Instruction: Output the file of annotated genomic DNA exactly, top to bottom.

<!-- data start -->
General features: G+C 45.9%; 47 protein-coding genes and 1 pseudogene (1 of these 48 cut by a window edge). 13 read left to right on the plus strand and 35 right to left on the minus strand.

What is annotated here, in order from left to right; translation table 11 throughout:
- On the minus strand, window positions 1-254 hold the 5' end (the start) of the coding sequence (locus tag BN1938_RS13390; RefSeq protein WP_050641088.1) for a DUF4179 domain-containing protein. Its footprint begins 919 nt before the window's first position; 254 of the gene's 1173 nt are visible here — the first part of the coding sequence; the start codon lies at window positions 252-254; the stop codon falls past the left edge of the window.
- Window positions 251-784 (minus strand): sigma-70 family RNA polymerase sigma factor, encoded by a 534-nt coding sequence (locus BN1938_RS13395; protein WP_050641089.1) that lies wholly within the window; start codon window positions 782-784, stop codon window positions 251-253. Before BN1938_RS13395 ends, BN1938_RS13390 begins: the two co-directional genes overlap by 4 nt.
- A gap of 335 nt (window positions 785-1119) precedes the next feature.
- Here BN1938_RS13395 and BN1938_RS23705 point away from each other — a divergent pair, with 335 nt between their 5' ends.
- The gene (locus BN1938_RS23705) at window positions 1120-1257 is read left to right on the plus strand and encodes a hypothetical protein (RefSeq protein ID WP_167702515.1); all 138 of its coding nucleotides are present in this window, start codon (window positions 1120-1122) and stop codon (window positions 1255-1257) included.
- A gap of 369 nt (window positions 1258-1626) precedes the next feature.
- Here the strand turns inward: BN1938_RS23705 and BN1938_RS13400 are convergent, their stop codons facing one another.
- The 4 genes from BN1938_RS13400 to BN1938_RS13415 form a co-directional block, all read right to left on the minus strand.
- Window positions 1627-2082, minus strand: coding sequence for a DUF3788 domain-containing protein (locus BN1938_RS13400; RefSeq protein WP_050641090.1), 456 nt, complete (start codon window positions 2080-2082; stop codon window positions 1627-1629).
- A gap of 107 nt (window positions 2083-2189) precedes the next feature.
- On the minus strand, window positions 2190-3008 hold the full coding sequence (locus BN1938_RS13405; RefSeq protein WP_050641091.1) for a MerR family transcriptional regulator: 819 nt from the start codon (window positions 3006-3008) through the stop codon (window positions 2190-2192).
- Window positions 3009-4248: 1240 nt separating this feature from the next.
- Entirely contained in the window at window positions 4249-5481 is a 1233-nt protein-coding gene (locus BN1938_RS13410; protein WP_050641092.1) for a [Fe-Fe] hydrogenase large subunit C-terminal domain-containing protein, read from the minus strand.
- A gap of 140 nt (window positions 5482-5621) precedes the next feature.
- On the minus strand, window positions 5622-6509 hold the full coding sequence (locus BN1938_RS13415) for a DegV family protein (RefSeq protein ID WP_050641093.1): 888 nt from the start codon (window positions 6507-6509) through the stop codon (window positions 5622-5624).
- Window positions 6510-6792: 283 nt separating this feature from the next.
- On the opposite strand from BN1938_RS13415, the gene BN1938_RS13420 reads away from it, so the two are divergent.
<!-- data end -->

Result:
General features: G+C 45.9%; 47 protein-coding genes and 1 pseudogene (1 of these 48 cut by a window edge). 13 read left to right on the plus strand and 35 right to left on the minus strand.

What is annotated here, in order from left to right; translation table 11 throughout:
- On the minus strand, window positions 1-254 hold the 5' end (the start) of the coding sequence (locus tag BN1938_RS13390; RefSeq protein WP_050641088.1) for a DUF4179 domain-containing protein. Its footprint begins 919 nt before the window's first position; 254 of the gene's 1173 nt are visible here — the first part of the coding sequence; the start codon lies at window positions 252-254; the stop codon falls past the left edge of the window.
- Window positions 251-784 (minus strand): sigma-70 family RNA polymerase sigma factor, encoded by a 534-nt coding sequence (locus BN1938_RS13395; protein WP_050641089.1) that lies wholly within the window; start codon window positions 782-784, stop codon window positions 251-253. Before BN1938_RS13395 ends, BN1938_RS13390 begins: the two co-directional genes overlap by 4 nt.
- A gap of 335 nt (window positions 785-1119) precedes the next feature.
- Here BN1938_RS13395 and BN1938_RS23705 point away from each other — a divergent pair, with 335 nt between their 5' ends.
- The gene (locus BN1938_RS23705) at window positions 1120-1257 is read left to right on the plus strand and encodes a hypothetical protein (RefSeq protein ID WP_167702515.1); all 138 of its coding nucleotides are present in this window, start codon (window positions 1120-1122) and stop codon (window positions 1255-1257) included.
- A gap of 369 nt (window positions 1258-1626) precedes the next feature.
- Here the strand turns inward: BN1938_RS23705 and BN1938_RS13400 are convergent, their stop codons facing one another.
- The 4 genes from BN1938_RS13400 to BN1938_RS13415 form a co-directional block, all read right to left on the minus strand.
- Window positions 1627-2082, minus strand: coding sequence for a DUF3788 domain-containing protein (locus BN1938_RS13400; RefSeq protein WP_050641090.1), 456 nt, complete (start codon window positions 2080-2082; stop codon window positions 1627-1629).
- A gap of 107 nt (window positions 2083-2189) precedes the next feature.
- On the minus strand, window positions 2190-3008 hold the full coding sequence (locus BN1938_RS13405; RefSeq protein WP_050641091.1) for a MerR family transcriptional regulator: 819 nt from the start codon (window positions 3006-3008) through the stop codon (window positions 2190-2192).
- Window positions 3009-4248: 1240 nt separating this feature from the next.
- Entirely contained in the window at window positions 4249-5481 is a 1233-nt protein-coding gene (locus BN1938_RS13410; protein WP_050641092.1) for a [Fe-Fe] hydrogenase large subunit C-terminal domain-containing protein, read from the minus strand.
- A gap of 140 nt (window positions 5482-5621) precedes the next feature.
- On the minus strand, window positions 5622-6509 hold the full coding sequence (locus BN1938_RS13415) for a DegV family protein (RefSeq protein ID WP_050641093.1): 888 nt from the start codon (window positions 6507-6509) through the stop codon (window positions 5622-5624).
- Window positions 6510-6792: 283 nt separating this feature from the next.
- On the opposite strand from BN1938_RS13415, the gene BN1938_RS13420 reads away from it, so the two are divergent.